A special in-store musical treat for trick-or-treaters at this Port Coquitlam park on Halloween
What started as a way to give her neighbors a taste of music during the COVID-19 pandemic has become a Sunday tradition for a local professional singer.
A cute little park in Port Coquitlam served as the backdrop for impromptu Sunday night concerts, bringing neighbors together for wellness songs and cheers.
Lisa Rae Simons, professional singer and bassist with a powerful voice and an infectious smile, carries her guitars around for Settlers Park, where she sings popular tunes and responds to the musical demands of her neighbors.
“It was a way to share my gift with the community and give them something to look forward to,” said Simons, who has been on the Vancouver music scene for decades, teaches music and performs and sings with the Motown Show. as well as some of British Columbia’s biggest tribute groups.
Now she’s planning one last song night for 2021 – Halloween night.
Simons promises to play “Monster Mash” and other creepy tunes for those who show up.
The gatherings, which usually take place around dinner time, bring dog walkers, families and music lovers together under the trees next to the playground in Settlers Park.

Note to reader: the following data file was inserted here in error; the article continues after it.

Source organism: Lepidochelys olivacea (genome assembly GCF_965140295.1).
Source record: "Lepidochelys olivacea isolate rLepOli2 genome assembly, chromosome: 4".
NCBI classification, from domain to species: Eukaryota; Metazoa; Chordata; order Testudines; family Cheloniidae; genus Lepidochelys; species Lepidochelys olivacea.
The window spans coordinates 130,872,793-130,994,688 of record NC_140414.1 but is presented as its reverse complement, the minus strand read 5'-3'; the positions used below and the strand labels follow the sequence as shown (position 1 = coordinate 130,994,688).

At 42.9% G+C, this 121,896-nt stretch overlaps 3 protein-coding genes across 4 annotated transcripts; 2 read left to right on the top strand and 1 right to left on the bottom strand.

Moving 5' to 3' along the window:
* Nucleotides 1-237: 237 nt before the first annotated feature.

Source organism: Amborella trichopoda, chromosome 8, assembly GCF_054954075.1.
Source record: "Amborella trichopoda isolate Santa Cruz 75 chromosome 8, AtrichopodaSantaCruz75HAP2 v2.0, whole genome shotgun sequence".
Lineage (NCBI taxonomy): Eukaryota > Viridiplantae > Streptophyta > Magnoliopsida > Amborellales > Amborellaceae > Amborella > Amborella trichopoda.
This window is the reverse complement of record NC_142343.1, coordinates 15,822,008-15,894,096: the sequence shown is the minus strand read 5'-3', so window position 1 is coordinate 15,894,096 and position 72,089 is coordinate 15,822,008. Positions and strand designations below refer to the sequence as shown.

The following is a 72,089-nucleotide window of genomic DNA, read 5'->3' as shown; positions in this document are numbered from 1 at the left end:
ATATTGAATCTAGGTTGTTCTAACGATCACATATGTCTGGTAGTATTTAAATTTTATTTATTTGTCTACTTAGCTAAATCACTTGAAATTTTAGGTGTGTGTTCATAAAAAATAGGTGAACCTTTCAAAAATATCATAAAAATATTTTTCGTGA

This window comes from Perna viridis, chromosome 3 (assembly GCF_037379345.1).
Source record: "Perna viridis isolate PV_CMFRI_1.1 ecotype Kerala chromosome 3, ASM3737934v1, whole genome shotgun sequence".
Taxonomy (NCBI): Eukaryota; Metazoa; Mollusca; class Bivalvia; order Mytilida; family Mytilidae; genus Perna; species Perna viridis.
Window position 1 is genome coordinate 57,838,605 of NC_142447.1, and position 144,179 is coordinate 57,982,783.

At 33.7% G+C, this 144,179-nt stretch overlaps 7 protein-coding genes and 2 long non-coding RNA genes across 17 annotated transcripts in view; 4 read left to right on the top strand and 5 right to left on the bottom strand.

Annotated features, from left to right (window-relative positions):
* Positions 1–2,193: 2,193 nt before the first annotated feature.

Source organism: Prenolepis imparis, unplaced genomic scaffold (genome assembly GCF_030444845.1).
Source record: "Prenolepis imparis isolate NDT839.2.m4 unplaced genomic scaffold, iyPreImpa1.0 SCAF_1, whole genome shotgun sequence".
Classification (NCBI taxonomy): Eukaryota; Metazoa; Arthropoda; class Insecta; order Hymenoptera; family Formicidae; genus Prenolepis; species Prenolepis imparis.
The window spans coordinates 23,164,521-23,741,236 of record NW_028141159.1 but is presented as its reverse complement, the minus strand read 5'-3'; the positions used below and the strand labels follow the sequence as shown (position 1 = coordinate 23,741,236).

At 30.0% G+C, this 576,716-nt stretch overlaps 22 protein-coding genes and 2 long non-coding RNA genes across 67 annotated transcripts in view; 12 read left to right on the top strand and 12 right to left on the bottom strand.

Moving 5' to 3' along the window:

It has become a Sunday night tradition that began in 2020 during the COVID-19 pandemic, continued this spring, summer and fall, and which Simons hopes to continue next year.
“I’ve heard people say it’s literally a lifeline for them,” said Simons, who said his motivation was to share his music but also to keep his “chops” when many venues were closed. .
His fellow musicians often accompany him, and there may be up to half a dozen professional musicians – with amps and drums – to complete the sound.
There is no name for the group; it’s just a fun gathering, Simons said, and she said her band will play everything from kids’ music to rock, blues and R&B.
“I’m going with the flow of whatever the moment wants,” she said.
Her audience is “whoever shows up” and she performs even in cool, windy weather as well as scorching heat. The impromptu gatherings take place on a flat piece of grass next to a children’s playground.
It’s an ideal setting for outdoor musical evenings, Simons said, as the park is already laid out for COVID-19 secure gatherings, with picnic tables spaced apart.
And since the city approved alcohol consumption for legal age people, people bring their lawn chairs to listen to music while enjoying a drink or even a picnic.
Musical evenings start around 5:30 p.m. to 6 p.m. and donations are welcome.
Halloween night will be the last impromptu “show” of the year and will begin around 6 pm.